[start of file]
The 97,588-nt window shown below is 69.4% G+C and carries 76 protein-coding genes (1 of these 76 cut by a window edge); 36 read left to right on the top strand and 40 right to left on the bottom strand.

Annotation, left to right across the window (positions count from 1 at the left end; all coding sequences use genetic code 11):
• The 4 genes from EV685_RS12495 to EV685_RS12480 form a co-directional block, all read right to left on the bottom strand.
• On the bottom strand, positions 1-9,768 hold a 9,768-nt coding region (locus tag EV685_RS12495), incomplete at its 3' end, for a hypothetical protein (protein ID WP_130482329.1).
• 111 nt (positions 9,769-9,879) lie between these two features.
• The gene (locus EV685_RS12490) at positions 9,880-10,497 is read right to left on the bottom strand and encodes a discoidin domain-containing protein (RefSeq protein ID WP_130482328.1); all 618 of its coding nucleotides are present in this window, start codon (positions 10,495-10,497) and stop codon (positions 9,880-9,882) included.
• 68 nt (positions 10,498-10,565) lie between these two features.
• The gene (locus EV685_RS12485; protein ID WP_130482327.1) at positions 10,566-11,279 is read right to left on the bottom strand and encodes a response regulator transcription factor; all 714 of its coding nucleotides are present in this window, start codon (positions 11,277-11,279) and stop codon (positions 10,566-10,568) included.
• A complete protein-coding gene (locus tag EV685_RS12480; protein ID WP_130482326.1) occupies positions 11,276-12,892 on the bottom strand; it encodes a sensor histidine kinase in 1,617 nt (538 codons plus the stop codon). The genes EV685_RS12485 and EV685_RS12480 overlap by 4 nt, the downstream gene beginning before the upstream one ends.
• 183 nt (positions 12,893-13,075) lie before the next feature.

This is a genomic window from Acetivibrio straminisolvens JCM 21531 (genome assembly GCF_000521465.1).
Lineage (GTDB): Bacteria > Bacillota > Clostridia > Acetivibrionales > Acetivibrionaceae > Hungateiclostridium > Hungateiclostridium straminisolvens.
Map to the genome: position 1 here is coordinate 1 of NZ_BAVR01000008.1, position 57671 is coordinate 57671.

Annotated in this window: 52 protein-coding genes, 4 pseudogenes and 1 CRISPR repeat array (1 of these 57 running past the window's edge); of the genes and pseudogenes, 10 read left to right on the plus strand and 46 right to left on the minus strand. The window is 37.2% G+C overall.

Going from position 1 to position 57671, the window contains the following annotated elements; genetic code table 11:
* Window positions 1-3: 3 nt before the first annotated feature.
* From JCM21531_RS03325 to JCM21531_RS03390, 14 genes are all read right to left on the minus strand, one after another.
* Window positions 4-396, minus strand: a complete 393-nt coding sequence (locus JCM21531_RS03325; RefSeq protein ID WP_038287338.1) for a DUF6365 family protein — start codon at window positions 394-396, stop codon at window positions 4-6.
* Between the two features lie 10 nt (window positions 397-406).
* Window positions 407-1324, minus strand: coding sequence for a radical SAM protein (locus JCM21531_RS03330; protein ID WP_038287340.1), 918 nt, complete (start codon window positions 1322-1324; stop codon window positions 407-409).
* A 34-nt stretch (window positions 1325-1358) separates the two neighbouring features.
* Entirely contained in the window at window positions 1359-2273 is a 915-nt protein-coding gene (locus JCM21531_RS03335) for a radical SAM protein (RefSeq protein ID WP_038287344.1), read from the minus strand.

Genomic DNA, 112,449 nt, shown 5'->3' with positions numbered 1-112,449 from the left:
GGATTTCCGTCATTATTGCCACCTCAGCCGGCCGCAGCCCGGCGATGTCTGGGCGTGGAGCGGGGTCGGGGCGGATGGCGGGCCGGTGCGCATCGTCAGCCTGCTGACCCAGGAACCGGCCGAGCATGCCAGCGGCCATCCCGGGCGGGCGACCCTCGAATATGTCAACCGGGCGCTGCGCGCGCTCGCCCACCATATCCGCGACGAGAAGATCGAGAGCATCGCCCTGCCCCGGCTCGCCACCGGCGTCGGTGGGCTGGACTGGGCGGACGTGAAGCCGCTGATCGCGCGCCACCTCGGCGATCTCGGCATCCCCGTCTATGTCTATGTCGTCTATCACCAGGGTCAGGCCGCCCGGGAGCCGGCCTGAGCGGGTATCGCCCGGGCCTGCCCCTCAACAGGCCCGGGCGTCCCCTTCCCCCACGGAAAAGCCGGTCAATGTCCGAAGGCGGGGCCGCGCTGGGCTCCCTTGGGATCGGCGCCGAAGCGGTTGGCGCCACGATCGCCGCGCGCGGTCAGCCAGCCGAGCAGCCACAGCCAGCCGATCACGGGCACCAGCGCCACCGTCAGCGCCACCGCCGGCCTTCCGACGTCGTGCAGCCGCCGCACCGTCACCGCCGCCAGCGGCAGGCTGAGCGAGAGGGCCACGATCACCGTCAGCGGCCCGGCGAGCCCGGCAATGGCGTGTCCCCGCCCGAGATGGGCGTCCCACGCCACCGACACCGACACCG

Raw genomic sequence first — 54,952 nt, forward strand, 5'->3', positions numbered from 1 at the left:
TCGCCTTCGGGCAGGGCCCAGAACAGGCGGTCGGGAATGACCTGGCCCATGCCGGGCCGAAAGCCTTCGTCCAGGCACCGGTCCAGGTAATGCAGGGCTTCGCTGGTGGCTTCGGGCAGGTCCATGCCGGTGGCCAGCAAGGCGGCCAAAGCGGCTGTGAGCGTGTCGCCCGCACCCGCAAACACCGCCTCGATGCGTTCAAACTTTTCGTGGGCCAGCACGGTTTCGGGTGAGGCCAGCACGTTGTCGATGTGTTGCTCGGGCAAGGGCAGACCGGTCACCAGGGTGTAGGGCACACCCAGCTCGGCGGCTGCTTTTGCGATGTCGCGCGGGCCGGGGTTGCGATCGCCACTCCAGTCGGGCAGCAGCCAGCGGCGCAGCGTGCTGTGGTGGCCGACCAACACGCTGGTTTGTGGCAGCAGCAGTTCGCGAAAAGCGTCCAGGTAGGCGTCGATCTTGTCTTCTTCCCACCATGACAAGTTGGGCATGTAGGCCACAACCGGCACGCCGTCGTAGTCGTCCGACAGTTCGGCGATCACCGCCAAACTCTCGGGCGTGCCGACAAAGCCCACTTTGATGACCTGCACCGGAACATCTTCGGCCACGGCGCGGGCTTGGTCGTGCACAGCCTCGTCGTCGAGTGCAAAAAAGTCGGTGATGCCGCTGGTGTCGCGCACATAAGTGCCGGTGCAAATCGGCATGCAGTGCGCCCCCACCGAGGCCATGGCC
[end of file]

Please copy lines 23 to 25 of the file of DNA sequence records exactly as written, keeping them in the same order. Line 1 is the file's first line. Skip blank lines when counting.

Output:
Genomic DNA, 112,449 nt, shown 5'->3' with positions numbered 1-112,449 from the left:
GGATTTCCGTCATTATTGCCACCTCAGCCGGCCGCAGCCCGGCGATGTCTGGGCGTGGAGCGGGGTCGGGGCGGATGGCGGGCCGGTGCGCATCGTCAGCCTGCTGACCCAGGAACCGGCCGAGCATGCCAGCGGCCATCCCGGGCGGGCGACCCTCGAATATGTCAACCGGGCGCTGCGCGCGCTCGCCCACCATATCCGCGACGAGAAGATCGAGAGCATCGCCCTGCCCCGGCTCGCCACCGGCGTCGGTGGGCTGGACTGGGCGGACGTGAAGCCGCTGATCGCGCGCCACCTCGGCGATCTCGGCATCCCCGTCTATGTCTATGTCGTCTATCACCAGGGTCAGGCCGCCCGGGAGCCGGCCTGAGCGGGTATCGCCCGGGCCTGCCCCTCAACAGGCCCGGGCGTCCCCTTCCCCCACGGAAAAGCCGGTCAATGTCCGAAGGCGGGGCCGCGCTGGGCTCCCTTGGGATCGGCGCCGAAGCGGTTGGCGCCACGATCGCCGCGCGCGGTCAGCCAGCCGAGCAGCCACAGCCAGCCGATCACGGGCACCAGCGCCACCGTCAGCGCCACCGCCGGCCTTCCGACGTCGTGCAGCCGCCGCACCGTCACCGCCGCCAGCGGCAGGCTGAGCGAGAGGGCCACGATCACCGTCAGCGGCCCGGCGAGCCCGGCAATGGCGTGTCCCCGCCCGAGATGGGCGTCCCACGCCACCGACACCGACACCG

Raw genomic sequence first — 54,952 nt, forward strand, 5'->3', positions numbered from 1 at the left: